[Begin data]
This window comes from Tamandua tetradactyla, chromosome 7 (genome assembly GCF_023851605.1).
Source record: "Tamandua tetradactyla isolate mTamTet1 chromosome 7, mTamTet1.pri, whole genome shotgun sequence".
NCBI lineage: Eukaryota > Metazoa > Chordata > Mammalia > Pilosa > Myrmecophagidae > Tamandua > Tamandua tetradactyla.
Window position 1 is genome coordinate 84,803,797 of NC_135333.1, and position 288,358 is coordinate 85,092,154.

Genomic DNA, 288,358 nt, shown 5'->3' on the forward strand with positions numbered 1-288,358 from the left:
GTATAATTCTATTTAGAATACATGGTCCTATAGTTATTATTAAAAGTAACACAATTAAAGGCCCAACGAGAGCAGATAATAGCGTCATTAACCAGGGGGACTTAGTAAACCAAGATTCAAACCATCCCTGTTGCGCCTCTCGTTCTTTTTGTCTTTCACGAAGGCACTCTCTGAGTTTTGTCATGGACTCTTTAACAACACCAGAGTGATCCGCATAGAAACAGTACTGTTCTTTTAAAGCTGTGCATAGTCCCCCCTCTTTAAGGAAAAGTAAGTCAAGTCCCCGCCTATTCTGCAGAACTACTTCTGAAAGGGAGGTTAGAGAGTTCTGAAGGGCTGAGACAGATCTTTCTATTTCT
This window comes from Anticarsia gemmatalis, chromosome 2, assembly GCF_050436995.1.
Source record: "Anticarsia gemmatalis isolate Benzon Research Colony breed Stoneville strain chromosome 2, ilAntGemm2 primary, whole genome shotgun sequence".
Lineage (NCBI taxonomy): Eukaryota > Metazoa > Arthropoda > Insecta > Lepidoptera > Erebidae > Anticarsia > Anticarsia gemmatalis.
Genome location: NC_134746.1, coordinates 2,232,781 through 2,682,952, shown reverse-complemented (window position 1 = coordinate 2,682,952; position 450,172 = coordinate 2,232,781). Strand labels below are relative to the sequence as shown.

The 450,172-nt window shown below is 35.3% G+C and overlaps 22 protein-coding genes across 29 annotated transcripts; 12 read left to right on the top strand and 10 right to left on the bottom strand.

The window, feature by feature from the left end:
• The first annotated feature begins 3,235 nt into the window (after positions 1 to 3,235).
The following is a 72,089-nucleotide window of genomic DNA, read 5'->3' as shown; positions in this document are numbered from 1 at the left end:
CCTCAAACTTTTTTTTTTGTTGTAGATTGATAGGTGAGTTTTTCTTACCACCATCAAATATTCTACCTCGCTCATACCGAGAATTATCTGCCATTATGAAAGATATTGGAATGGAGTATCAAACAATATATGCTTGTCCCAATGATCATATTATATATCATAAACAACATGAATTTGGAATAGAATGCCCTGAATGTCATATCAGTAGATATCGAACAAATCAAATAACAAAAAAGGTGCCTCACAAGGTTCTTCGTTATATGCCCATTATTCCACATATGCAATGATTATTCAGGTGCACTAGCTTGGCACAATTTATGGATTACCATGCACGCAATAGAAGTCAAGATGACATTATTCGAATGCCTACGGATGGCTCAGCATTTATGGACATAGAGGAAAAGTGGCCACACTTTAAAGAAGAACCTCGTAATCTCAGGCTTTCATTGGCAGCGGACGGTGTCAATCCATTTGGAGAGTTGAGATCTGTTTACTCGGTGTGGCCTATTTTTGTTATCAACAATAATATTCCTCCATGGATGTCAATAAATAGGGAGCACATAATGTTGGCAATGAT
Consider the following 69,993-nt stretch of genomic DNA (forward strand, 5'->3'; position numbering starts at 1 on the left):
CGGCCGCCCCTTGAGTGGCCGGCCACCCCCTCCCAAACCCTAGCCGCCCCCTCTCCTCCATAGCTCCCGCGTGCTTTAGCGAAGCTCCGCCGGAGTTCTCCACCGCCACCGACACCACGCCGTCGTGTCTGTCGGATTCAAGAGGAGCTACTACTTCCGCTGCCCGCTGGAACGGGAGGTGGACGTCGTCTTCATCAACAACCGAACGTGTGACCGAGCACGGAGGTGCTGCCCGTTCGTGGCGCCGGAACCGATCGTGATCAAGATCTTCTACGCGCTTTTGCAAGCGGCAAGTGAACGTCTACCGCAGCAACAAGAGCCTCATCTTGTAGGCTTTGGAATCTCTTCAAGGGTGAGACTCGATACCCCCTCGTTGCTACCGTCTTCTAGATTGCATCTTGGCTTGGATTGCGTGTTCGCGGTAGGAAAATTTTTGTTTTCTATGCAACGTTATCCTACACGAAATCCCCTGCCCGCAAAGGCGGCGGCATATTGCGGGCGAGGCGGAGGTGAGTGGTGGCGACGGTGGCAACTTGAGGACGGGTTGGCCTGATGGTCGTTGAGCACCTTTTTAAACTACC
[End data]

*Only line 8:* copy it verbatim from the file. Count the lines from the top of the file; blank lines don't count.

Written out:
Source record: "Anticarsia gemmatalis isolate Benzon Research Colony breed Stoneville strain chromosome 2, ilAntGemm2 primary, whole genome shotgun sequence".